Spanish Nouns

Nouns are words used to name or identify a person, animal, place, thing, or idea. Examples include: girl, hat, coat, weather, picture, coffee, hotel.

Just as in English, Spanish nouns can either be singular, such as “cat” or gato, or plural (i.e., more than one), like “cats” or gatos.

The first thing that you must learn about Spanish, however, is that all nouns also have a gender. In other words, all objects and living things are either masculine or feminine.

Understanding Spanish Nouns: Is it a boy or a girl?

The concept of gender can feel confusing for new students of Latin languages. Having a gender does not mean that nouns actually refer to male or female things, although, in most circumstances, the nouns that refer to males (such as a male doctor or a male animal) are masculine, while nouns that refer to females are generally feminine.

In many situations, you will be able to distinguish between masculine and feminine nouns by the distinctive association to a gender. For example, the sun tends to be associated with masculine imagery, and in Spanish we find that its gender is also masculine: el sol. The moon tends to be associated with feminine imagery, and, in Spanish, it is feminine: la luna.

You may find it impossible to figure out the gender of other nouns, however. For example, how would anyone know whether a table or a cup is masculine or feminine? (La mesa and la taza are both feminine.)

You won’t be able to figure out the gender of most nouns from their English equivalents. Once you know the word in Spanish, however, you’ll be able to figure out the gender in a snap.

Talking about People and Animals

Masculine nouns often end in –o or –or, while feminine nouns often end in –a or –ora.

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Masculine nouns

Feminine nouns

el hombre

Ends with –o

el perro

el gato

Ends with –or

el doctor

el señor

Ends with -ista

el pianista

the man


the (male) dog

the (male) cat


the doctor

the gentleman


the pianist

la mujer

Ends with -a

la perra

la gata

Ends with -ora

la doctora

la señora

Ends with -ista

la pianista

the woman


the (female) dog

the (female) cat


the (female) doctor
the lady


the (female) pianist


1. ¿Dónde está el gato?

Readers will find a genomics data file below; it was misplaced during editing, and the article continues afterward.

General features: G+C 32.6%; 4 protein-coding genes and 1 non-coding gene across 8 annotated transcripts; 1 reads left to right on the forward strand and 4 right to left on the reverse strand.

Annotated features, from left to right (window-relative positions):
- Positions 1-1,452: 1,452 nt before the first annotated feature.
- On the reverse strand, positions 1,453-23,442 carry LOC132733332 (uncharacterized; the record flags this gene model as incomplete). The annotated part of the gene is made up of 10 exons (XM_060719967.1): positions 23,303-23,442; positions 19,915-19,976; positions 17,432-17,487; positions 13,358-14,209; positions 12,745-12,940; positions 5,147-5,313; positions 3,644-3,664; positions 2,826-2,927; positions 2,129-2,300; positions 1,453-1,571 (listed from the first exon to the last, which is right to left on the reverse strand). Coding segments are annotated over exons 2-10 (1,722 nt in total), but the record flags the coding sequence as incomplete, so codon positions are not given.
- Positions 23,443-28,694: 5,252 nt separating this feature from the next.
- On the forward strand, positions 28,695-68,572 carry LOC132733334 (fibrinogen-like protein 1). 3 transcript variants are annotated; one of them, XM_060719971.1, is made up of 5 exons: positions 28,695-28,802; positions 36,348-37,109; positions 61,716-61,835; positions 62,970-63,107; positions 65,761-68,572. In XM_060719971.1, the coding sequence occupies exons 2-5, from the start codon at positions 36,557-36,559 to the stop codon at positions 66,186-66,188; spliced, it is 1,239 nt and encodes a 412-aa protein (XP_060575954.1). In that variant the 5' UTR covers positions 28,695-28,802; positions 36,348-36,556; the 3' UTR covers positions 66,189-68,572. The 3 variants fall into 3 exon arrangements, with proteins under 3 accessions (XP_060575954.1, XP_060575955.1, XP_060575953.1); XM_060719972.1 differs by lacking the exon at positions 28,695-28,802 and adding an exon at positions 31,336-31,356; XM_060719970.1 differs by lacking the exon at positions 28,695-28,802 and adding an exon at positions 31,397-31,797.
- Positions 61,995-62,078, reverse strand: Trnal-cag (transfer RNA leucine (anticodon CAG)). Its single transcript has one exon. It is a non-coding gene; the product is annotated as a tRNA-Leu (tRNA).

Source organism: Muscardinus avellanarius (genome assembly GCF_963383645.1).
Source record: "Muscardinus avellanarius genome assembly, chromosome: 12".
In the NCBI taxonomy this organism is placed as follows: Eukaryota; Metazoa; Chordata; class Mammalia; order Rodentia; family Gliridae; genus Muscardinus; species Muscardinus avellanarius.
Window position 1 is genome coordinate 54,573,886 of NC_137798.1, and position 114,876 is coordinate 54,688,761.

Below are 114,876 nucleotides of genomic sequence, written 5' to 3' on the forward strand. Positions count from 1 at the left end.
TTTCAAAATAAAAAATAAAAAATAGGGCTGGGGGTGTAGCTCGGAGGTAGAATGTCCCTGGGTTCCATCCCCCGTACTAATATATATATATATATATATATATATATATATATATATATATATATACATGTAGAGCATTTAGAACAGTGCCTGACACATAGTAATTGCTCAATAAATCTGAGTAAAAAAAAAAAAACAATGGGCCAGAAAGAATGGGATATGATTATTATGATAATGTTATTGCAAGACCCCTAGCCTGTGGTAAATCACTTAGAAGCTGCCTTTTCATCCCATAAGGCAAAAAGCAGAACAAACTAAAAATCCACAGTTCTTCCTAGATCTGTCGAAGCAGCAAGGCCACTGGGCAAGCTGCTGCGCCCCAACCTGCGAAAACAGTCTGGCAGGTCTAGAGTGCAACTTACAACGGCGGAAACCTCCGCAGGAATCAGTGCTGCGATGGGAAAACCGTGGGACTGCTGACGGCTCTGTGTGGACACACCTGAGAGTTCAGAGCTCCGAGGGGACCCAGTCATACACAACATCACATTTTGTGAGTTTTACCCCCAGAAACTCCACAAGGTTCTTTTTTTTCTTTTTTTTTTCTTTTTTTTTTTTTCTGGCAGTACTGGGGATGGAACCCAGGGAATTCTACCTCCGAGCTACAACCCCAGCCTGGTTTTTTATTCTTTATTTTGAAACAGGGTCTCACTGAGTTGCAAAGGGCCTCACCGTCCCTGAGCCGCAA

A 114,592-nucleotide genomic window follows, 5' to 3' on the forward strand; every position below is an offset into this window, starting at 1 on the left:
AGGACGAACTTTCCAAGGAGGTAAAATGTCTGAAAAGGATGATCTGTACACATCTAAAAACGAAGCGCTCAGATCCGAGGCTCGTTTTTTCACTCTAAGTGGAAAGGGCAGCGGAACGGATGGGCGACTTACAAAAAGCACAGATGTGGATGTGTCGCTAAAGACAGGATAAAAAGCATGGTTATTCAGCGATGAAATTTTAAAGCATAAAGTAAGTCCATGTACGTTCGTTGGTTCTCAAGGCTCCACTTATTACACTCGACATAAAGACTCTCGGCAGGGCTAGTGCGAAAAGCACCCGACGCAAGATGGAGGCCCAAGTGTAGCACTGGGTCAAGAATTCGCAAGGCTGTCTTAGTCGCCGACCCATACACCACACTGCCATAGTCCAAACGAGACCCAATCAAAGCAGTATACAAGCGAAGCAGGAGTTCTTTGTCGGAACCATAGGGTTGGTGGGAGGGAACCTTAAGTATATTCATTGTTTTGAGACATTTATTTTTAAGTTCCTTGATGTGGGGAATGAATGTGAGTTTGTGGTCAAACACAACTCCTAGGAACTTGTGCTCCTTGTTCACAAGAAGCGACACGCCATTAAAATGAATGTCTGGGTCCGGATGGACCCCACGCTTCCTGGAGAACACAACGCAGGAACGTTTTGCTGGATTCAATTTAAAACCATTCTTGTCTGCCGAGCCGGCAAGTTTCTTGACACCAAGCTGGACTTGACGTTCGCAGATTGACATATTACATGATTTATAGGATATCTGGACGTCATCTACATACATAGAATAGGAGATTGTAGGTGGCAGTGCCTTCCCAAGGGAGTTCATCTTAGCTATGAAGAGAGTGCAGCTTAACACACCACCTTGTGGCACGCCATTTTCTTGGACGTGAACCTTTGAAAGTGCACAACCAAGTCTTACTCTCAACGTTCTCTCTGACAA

- Where is the cat?

2. ¿Cúando fue el doctor a ver a la señora?
- When did the doctor go to see the lady?

3. La mujer está llorando.
- The woman is crying.

4. ¿Cómo está el señor?
- How is the gentleman?

5. El hombre está en España.
- The man is in Spain

What “The”?!

One of the most common words in the English language is “the.” In Spanish, “the” is not a single word, however. Rather it has four forms, depending on the gender and quantity of the noun to which it is matched.

This isn’t as confusing as it sounds! For right now, just remember that the word “the”, if followed by a masculine noun, is el. If followed by a feminine noun, use la.

• the + masculine noun = el
• the + feminine noun = la

Same Endings, Different Story

When you find a noun ending in –ista (e.g. pianista) you will notice the ending is the same for both the masculine and feminine forms. In these cases, the gender of the noun will be indicated by whether it is preceded by el (masculine) or la (feminine). Other nouns follow this pattern.

Review the following:

el artista la artista
the male artist the female artist
el atleta la atleta
the male athlete the female athlete


1. La atleta sale a correr todos los días.
- The athlete goes for a run every day.
2. Jose es el artista en la familia.
- Jose is the artist in the family.

Talking about Things and Ideas

Who could guess that the word “problem” would be masculine? Or that the word “destruction” would be feminine? Non-living things can be quite tricky to assign a gender to.

As mentioned before, figuring out the gender of these nouns from the English is impossible, but you can figure out gender easily once you know how the noun ends in Spanish.

• Nouns that end in –o, –ma, and –s (in their singular form) are generally masculine.
• Nouns that end in –a, –ción, and –dad are generally feminine.

Review the examples in the following table:

Masculine nouns

Feminine nouns

Ends with –o

el cuchillo
el zapato
el pelo
el ajo
el gato

Ends with –ma

el problema
el sistema

Ends with -s

el país


the knife
the shoe
the hair
the garlic


the problem
the system


the country

Ends with -a

la computadora
la puerta
la guitarra
la ventana

Ends with -ción

la conversación
la destrucción

Ends with -dad

la universidad
la sociedad


the computer
the door
the guitar
the window


the conversation
the destruction


the university
the society

Hermaphroditic Nouns

Of course, there are always exceptions to the rules. For example, la mano (the hand) finishes on –o, but it is a feminine noun.

There’s no way around it: some memorization will be necessary. Once you get into the habit of associating a gender with each new noun you learn, however, the el or la will come naturally.


When There’s More than One

How do you take a singular noun in Spanish and make it plural?

Amazingly enough, it’s not that different from English. Just as you add an –s or –es in English (such as cats or buses), you add the same endings in Spanish. The rules of their application are just a bit different.

1. For nouns ending in a vowel, add an –s to make it plural.

2. For nouns that end in a consonant, add –es to make it plural.

3. For nouns that end in –z, replace the –z with –ces.

4. When you refer to a group of mixed gender items or people, always use the masculine plural form.

1 gato + 2 gatas = 3 gatos


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